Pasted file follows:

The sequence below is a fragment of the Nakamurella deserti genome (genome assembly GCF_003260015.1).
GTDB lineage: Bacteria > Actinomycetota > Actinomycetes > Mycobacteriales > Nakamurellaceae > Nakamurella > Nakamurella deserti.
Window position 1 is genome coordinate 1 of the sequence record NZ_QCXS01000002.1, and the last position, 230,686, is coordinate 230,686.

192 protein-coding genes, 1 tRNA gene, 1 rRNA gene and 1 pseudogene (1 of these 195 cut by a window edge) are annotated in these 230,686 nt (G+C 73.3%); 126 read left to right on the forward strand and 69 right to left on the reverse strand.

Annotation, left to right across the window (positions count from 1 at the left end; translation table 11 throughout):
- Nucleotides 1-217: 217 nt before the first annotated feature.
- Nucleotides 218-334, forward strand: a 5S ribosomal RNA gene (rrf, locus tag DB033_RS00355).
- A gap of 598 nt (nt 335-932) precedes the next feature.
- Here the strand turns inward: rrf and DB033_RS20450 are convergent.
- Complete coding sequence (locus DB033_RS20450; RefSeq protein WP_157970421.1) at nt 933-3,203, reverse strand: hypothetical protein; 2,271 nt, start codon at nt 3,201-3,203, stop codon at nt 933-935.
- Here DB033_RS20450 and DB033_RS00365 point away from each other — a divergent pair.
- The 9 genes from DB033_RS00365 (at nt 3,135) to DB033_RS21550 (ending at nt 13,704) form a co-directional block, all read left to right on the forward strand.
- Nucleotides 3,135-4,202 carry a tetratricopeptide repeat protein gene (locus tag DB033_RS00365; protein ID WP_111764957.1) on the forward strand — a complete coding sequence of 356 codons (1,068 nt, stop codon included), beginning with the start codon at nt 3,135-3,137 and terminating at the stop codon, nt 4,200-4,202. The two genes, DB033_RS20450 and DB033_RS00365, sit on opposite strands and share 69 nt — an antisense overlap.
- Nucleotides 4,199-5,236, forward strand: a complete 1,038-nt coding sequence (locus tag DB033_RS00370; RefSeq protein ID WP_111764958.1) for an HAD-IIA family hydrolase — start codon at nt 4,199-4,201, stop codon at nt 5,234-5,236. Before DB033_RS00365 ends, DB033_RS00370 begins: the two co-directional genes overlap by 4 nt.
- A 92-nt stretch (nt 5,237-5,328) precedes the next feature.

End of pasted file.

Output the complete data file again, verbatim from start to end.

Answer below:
The sequence below is a fragment of the Nakamurella deserti genome (genome assembly GCF_003260015.1).
GTDB lineage: Bacteria > Actinomycetota > Actinomycetes > Mycobacteriales > Nakamurellaceae > Nakamurella > Nakamurella deserti.
Window position 1 is genome coordinate 1 of the sequence record NZ_QCXS01000002.1, and the last position, 230,686, is coordinate 230,686.

192 protein-coding genes, 1 tRNA gene, 1 rRNA gene and 1 pseudogene (1 of these 195 cut by a window edge) are annotated in these 230,686 nt (G+C 73.3%); 126 read left to right on the forward strand and 69 right to left on the reverse strand.

Annotation, left to right across the window (positions count from 1 at the left end; translation table 11 throughout):
- Nucleotides 1-217: 217 nt before the first annotated feature.
- Nucleotides 218-334, forward strand: a 5S ribosomal RNA gene (rrf, locus tag DB033_RS00355).
- A gap of 598 nt (nt 335-932) precedes the next feature.
- Here the strand turns inward: rrf and DB033_RS20450 are convergent.
- Complete coding sequence (locus DB033_RS20450; RefSeq protein WP_157970421.1) at nt 933-3,203, reverse strand: hypothetical protein; 2,271 nt, start codon at nt 3,201-3,203, stop codon at nt 933-935.
- Here DB033_RS20450 and DB033_RS00365 point away from each other — a divergent pair.
- The 9 genes from DB033_RS00365 (at nt 3,135) to DB033_RS21550 (ending at nt 13,704) form a co-directional block, all read left to right on the forward strand.
- Nucleotides 3,135-4,202 carry a tetratricopeptide repeat protein gene (locus tag DB033_RS00365; protein ID WP_111764957.1) on the forward strand — a complete coding sequence of 356 codons (1,068 nt, stop codon included), beginning with the start codon at nt 3,135-3,137 and terminating at the stop codon, nt 4,200-4,202. The two genes, DB033_RS20450 and DB033_RS00365, sit on opposite strands and share 69 nt — an antisense overlap.
- Nucleotides 4,199-5,236, forward strand: a complete 1,038-nt coding sequence (locus tag DB033_RS00370; RefSeq protein ID WP_111764958.1) for an HAD-IIA family hydrolase — start codon at nt 4,199-4,201, stop codon at nt 5,234-5,236. Before DB033_RS00365 ends, DB033_RS00370 begins: the two co-directional genes overlap by 4 nt.
- A 92-nt stretch (nt 5,237-5,328) precedes the next feature.